MIT's David Wilson On His Carbon Tax ProposalPlay
We hear the terms all the time in conversations about how to best fight climate change and curb greenhouse gas emissions: cap-and-trade, geo-engineering, command and control and carbon tax.
That last idea, a carbon tax or a carbon fee, has been around for a long time. A version of it was conceived by MIT mechanical engineer David Wilson in 1973 and the idea quickly spread.
It was also often copied without credit — and without a key piece of his equation, which has to do with who gets taxed and what happens to that tax revenue. In some ways, the idea of a carbon tax has come full circle: last month, Australia became the first country to repeal a carbon tax.
WBUR's Sacha Pfeiffer speaks with Wilson about his invention.
David Wilson, professor emeritus of mechanical engineering at the Massachusetts Institute of Technology.
The Boston Globe: The Unsung Inventor Of The Carbon Tax
- "Spur conservation by taxing fossil fuels, but keep the revenue out of government coffers by returning it all in equal dividend checks to every adult. Starting in early 1974, Wilson wrote articles, gave talks, and even testified about his tax plan before Congress. While the proposal appeared later that decade in writings by other scholars, none of whom cited Wilson, it never went anywhere as a policy and eventually faded from public discourse."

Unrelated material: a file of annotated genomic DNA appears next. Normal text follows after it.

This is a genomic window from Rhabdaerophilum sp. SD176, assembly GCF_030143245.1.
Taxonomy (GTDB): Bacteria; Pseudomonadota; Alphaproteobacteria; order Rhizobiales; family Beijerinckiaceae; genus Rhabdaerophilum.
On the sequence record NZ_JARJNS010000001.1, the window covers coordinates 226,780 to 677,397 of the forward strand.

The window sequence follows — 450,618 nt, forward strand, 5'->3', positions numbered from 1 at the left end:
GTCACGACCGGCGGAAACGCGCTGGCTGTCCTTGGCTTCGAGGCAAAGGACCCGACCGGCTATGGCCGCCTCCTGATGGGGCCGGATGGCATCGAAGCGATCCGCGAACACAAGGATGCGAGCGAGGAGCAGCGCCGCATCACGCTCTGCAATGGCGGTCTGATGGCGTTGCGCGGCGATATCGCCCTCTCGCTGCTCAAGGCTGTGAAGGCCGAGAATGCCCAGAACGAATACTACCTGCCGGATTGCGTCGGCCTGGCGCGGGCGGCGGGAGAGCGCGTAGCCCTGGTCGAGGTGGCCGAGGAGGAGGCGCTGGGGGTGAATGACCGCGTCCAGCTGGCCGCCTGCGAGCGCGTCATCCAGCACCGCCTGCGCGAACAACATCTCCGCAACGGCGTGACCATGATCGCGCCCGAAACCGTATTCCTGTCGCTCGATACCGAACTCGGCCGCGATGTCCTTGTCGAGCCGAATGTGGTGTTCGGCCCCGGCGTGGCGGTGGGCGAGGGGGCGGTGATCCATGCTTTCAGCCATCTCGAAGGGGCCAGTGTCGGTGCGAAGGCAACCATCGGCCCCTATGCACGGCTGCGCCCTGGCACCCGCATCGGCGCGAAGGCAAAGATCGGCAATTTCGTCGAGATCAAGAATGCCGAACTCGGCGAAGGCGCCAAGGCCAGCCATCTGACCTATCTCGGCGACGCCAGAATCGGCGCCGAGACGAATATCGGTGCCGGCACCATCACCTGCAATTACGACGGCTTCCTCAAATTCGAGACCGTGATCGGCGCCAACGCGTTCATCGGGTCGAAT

Radio Boston: Reducing Carbon Dioxide Emissions Takes Center Stage
- "Lawmakers in Washington are considering Maryland Congressman Chris Van Hollen’s bill that would create a “cap and dividend” system to reduce carbon dioxide emissions. The bill would require coal, oil and natural gas companies to buy permits for each ton of carbon in the fuels they sell. The money from the permits would be distributed to every man, woman and child in the United States with a valid social security number."
This article was originally published on August 19, 2014.
This segment aired on August 19, 2014.